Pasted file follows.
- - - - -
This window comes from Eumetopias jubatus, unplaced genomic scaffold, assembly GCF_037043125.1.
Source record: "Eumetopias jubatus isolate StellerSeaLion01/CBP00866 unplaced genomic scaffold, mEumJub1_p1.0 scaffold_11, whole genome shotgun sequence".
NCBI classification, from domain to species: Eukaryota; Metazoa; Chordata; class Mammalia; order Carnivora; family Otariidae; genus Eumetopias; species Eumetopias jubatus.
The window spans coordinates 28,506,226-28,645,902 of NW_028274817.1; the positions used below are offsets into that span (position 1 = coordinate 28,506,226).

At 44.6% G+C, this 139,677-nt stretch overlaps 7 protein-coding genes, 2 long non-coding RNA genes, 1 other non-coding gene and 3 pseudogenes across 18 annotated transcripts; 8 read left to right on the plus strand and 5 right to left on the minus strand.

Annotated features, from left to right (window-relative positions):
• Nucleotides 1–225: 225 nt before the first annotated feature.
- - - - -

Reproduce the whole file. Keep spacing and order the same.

This window comes from Eumetopias jubatus, unplaced genomic scaffold, assembly GCF_037043125.1.
Source record: "Eumetopias jubatus isolate StellerSeaLion01/CBP00866 unplaced genomic scaffold, mEumJub1_p1.0 scaffold_11, whole genome shotgun sequence".
NCBI classification, from domain to species: Eukaryota; Metazoa; Chordata; class Mammalia; order Carnivora; family Otariidae; genus Eumetopias; species Eumetopias jubatus.
The window spans coordinates 28,506,226-28,645,902 of NW_028274817.1; the positions used below are offsets into that span (position 1 = coordinate 28,506,226).

At 44.6% G+C, this 139,677-nt stretch overlaps 7 protein-coding genes, 2 long non-coding RNA genes, 1 other non-coding gene and 3 pseudogenes across 18 annotated transcripts; 8 read left to right on the plus strand and 5 right to left on the minus strand.

Annotated features, from left to right (window-relative positions):
• Nucleotides 1–225: 225 nt before the first annotated feature.